Tuesday, 11 October 2016
Matters of Public Importance
The President has received the following letter from Senator Gallagher.
Pursuant to standing order 75, I propose that the following matter of public importance be submitted to the Senate for discussion:
The Government's refusal to heed the lessons from the election and stand up for Medicare.
Is the proposal supported?
More than the number of senators required by the standing orders having risen in their places—
Thank you. I understand that informal arrangements have been made to allocate specific times to each of the speakers in today’s debate. With the concurrence of the Senate, I shall ask the clerks to set the clock accordingly.
Today's matter of public importance is 'the government's refusal to learn the lessons of the election and stand up for Medicare', and this is a really important issue. The Australian people have a right to be disappointed in this leaderless, directionless government. They have a right to feel betrayed. Mr Turnbull is looking after his big business mates and not the real concerns of the Australian people.
As demonstrated in the election, the health care that Australians and their loved ones receive is an issue of immense importance—possibly even the most important. During the election campaign, the government failed to convince the Australian people that they were committed to public health care—and, after the government delivered $50 billion in savage cuts to the health system, no wonder Australian voters were sceptical. The government hysterically claimed that Labor's campaign to protect Australia's healthcare system was a Mediscare campaign and that they, the Liberals and Nationals, were fully committed to the Australian healthcare system. At least 27 times during the election campaign, Mr Turnbull said that he would never outsource Medicare.
That is why, yesterday over in the House, Labor gave the government the opportunity to demonstrate their commitment to a strong, public Australian healthcare system. But unfortunately the Liberal and National party members, including Mr Turnbull, voted against Labor's motion, which supported a guarantee to keep Medicare in public hands as a universal health insurance scheme for all Australians; to protect bulk-billing so that every Australian can see their doctor when they need to and not only when they can afford it; to reverse the government's harmful cuts to Medicare by unfreezing the indexation of the Medicare Benefits Schedule; to reverse the government's cuts to pathology that will mean Australians with cancer will pay more for blood tests; to reverse the government's cuts to breast screening, MRIs, X-rays and other diagnostic imaging which will mean Australians will pay more for vital scans; to abandon the plans to make all Australians, even pensioners, pay more for vital medicines; and to develop a long-term agreement to properly fund our public hospitals so Australians do not languish in our emergency departments or on long waiting lists for important surgery.
So it is absolutely obvious: Mr Turnbull and the government members have failed to stand up for Medicare in the parliament. In the days after the election Mr Turnbull said:
We have to do more to reaffirm the faith of the Australian people in our commitment to health and to Medicare.
He went on:
We will work harder, much harder … I would like Australians to believe that commitment to Medicare is completely bipartisan.
But, yesterday, only 100 days after the election, Labor gave him the opportunity and he failed—absolutely failed—to commit to protecting Medicare. It would appear Mr Turnbull just does not care about ensuring all Australians have access to health care.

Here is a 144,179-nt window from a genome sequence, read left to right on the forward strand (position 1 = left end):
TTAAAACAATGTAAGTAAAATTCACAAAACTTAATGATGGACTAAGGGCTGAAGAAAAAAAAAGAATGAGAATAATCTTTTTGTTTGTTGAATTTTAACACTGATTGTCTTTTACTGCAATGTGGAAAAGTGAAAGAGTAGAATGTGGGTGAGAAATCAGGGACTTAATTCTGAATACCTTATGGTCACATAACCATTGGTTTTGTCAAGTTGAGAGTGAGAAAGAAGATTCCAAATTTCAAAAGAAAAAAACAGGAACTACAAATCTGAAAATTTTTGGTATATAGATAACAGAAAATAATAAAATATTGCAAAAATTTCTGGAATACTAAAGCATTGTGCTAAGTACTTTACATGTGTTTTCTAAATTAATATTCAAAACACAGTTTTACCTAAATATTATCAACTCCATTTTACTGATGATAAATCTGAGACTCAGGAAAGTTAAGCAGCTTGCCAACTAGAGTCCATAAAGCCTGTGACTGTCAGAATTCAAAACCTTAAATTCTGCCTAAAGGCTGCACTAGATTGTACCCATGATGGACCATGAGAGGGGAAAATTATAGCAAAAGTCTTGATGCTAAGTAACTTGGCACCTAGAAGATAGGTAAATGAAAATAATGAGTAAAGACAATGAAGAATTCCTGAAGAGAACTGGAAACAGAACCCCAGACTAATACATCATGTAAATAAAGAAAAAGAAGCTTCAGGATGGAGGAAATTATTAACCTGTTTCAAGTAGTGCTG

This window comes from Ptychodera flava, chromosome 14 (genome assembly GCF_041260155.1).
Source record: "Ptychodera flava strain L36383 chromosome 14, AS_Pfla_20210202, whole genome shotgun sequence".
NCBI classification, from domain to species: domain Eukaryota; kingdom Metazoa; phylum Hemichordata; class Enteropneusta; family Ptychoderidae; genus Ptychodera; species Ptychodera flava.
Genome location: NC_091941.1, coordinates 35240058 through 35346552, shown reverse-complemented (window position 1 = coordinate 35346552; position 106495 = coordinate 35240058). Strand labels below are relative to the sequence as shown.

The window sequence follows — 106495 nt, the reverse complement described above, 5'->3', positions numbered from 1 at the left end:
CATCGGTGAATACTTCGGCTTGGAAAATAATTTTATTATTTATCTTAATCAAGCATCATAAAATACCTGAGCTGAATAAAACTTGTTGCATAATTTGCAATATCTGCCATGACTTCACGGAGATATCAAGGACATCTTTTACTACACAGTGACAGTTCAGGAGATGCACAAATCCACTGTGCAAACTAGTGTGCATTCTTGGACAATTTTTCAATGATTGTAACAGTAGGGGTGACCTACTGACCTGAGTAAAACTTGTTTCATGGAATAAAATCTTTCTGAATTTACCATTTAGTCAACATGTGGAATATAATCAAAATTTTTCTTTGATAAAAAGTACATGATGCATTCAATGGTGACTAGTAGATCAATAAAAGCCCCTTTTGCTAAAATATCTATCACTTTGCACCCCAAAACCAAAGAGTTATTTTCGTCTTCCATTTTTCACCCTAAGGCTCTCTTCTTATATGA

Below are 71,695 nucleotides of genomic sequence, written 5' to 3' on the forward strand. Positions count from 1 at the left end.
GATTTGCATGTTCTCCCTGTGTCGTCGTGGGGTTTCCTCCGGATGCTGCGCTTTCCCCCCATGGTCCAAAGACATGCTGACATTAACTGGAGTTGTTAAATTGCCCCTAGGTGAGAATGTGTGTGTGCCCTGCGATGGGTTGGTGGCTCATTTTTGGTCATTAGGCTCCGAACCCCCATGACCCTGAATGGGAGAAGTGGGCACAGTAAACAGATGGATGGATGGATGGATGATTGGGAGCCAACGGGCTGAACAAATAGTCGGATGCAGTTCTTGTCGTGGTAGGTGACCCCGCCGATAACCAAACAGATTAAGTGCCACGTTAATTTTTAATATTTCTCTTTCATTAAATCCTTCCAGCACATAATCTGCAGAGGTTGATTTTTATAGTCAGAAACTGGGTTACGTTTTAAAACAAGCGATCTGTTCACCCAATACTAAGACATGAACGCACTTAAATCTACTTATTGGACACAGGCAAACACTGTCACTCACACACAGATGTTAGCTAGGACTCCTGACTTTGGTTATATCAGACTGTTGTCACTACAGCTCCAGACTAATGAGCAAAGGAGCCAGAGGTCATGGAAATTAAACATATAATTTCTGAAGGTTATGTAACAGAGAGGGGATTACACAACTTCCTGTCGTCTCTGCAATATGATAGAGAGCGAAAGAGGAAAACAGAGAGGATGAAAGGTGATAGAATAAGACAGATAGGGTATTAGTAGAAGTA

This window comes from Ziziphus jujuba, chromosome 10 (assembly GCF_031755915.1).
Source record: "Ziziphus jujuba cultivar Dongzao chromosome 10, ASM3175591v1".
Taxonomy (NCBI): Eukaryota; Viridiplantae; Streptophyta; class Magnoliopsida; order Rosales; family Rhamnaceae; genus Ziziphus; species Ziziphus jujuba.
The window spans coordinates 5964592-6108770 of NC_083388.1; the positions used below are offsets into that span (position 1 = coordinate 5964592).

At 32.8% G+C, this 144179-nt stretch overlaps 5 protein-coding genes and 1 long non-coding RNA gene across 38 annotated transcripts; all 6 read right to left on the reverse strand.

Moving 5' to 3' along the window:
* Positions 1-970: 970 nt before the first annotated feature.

Australians did not trust the Liberals with their health care before the election, and they sure do not trust them now. The Prime Minister has admitted he has a problem with Medicare, but he has shown no interest in fixing it, with not one change of policy and not a single dollar of cuts undone—not one in 100 days. He has backflipped on the backpacker tax and he has backflipped on his ironclad changes to superannuation but, when it comes to cutting Medicare, he knows which side he is on. What else would we expect from a Liberal Party that is ideologically opposed to universal health care? It has always championed a two-tier American style healthcare system. This is a government which, for three years, has done everything it can to push the price of health care back onto Australian families.
Australians are proud of their healthcare system and the idea at the core of Medicare: that every Australian can get the care that they need when they need it. Medicare speaks for our distinctive Australian character and our egalitarian tradition of the fair go. But if the Liberals have spent the last three years trying to hollow out Medicare, taxing it, cutting it, eating away at its very foundations, then we are in trouble. They have been seeking to tear Medicare down, brick by brick, piece by piece.
The government's record on Medicare speaks for itself: cutting bulk-billing so 14.5 million patients pay more to see a GP. That is 14.5 million Australians who will have to pay more to see a GP because of the Turnbull government. The College of GPs recently found one in three GPs are already revising their business models because they cannot stay viable under the Medicare freeze, with out-of-pocket health costs increasing by 19 per cent under this government. I am from Tasmania, as are two of my Senate colleagues here in the chamber, Senator Brown and Senator Polley, and we know and have met with a number of doctors in Tasmania who now no longer bulk-bill due to the cuts by this government. This government's cuts are directly hurting Tasmanians in need, and those opposite should be ashamed of supporting them, especially the Tasmanian senators opposite.